Sunday, February 14, 2016

Boswell’s Life of Johnson: 109

Edited by Dan Leo, LL.D., Assistant Professor of Comic Book Studies; Assistant Women’s Track and Field Coach, Olney Community College; author of Bozzie and Dr. Sam: The Body of Wits, the Olney Community College Press.

Art direction by rhoda penmarq (layout, pencils, inks, cgi, and colorization by eddie el greco; lettering by roy dismas) for penmarq/hi-tone™ productions.

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I met him at Drury-lane play-house in the evening. Sir Joshua Reynolds, at Mrs. Abington's request, had promised to bring a body of wits to her benefit; and having secured forty places in the front boxes, had done me the honour to put me in the group. Johnson sat on the seat directly behind me; and as he could neither see nor hear at such a distance from the stage, he was wrapped up in grave abstraction, and seemed quite a cloud, amidst all the sunshine of glitter and gaiety.

I wondered at his patience in sitting out a play of five acts, and a farce of two. He said very little; but after the prologue to Bon Ton had been spoken, which he could hear pretty well from the more slow and distinct utterance, he talked of prologue-writing, and observed,

'Dryden has written prologues superiour to any that David Garrick has written; but David Garrick has written more good prologues than Dryden has done. It is wonderful that he has been able to write such variety of them.'

At Mr. Beauclerk's, where I supped, was Mr. Garrick, whom I made happy with Johnson's praise of his prologues. Garrick, however, when he pleased, could imitate Johnson very exactly; for that great actor, with his distinguished powers of expression which were so universally admired, possessed also an admirable talent of mimickry. He was always jealous that Johnson spoke lightly of him. I recollect his exhibiting him to me one day, saying, 'Davy has some convivial pleasantry about him, but 'tis a futile fellow;' which he uttered perfectly with the tone and air of Johnson.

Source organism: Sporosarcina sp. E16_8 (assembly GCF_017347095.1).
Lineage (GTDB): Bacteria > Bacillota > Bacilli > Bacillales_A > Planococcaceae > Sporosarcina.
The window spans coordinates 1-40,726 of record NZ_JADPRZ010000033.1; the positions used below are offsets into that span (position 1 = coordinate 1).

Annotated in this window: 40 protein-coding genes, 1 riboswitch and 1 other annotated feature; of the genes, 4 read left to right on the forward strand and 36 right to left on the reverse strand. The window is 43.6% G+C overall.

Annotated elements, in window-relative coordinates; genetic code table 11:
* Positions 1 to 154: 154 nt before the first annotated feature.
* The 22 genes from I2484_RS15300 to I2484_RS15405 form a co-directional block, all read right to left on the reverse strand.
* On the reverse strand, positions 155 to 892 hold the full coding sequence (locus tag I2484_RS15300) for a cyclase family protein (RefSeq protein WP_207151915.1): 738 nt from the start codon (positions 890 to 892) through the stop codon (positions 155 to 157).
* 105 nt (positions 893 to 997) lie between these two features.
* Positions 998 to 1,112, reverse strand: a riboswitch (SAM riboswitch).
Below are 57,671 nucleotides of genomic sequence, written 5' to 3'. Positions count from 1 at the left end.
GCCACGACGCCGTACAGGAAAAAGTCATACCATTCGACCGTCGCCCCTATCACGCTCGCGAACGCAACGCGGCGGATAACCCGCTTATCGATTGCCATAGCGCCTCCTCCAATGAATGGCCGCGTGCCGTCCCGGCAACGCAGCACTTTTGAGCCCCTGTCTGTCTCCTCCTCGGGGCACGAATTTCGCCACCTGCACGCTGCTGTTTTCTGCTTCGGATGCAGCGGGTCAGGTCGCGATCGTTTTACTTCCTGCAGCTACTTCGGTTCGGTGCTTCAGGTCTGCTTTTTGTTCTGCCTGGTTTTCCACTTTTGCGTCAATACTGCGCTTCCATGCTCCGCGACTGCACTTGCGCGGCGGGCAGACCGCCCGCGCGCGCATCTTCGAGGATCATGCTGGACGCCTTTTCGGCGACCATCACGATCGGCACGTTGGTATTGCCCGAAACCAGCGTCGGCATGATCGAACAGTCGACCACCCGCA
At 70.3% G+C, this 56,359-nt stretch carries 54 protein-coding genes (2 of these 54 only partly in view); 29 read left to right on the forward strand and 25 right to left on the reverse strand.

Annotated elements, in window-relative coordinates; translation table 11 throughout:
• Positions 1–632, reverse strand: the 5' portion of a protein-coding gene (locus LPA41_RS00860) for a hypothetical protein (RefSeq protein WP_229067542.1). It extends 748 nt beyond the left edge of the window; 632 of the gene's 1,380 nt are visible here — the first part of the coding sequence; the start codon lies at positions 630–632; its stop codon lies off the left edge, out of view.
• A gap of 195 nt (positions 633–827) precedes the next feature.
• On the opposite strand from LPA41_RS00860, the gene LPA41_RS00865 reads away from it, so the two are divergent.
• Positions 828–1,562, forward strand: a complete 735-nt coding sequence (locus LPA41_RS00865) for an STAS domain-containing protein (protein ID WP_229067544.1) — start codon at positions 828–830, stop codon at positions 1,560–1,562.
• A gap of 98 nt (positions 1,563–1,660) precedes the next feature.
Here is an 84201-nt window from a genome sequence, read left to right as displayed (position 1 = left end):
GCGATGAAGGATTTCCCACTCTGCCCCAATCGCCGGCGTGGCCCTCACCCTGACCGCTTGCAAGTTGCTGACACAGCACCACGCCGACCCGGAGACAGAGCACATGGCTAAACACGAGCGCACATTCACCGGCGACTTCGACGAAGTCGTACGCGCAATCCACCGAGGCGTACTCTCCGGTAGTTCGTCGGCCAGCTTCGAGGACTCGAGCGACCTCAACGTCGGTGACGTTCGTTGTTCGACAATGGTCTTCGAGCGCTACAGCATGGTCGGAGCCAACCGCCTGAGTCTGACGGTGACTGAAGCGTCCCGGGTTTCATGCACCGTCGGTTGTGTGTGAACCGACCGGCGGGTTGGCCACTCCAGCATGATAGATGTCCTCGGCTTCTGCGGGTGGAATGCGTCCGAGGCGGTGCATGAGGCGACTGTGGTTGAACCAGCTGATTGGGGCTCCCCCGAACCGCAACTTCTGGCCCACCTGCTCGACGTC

Next day I dined with Johnson at Mr. Thrale's. He attacked Gray, calling him 'a dull fellow.'

BOSWELL. 'I understand he was reserved, and might appear dull in company; but surely he was not dull in poetry.'

JOHNSON. 'Sir, he was dull in company, dull in his closet, dull every where. He was dull in a new way, and that made many people think him GREAT.'

He then repeated some ludicrous lines, which have escaped my memory.

'No, Sir, there are but two good stanzas in Gray's poetry, which are in his Elegy in a Country Church-yard.'

He then repeated the stanza, 'For who to dumb forgetfulness a prey,' &c. 

He added, 'The other stanza I forget.'

A young lady who had married a man much her inferiour in rank being mentioned, a question arose how a woman's relations should behave to her in such a situation. While I contended that she ought to be treated with an inflexible steadiness of displeasure, Mrs. Thrale was all for mildness and forgiveness, and, according to the vulgar phrase, 'making the best of a bad bargain.'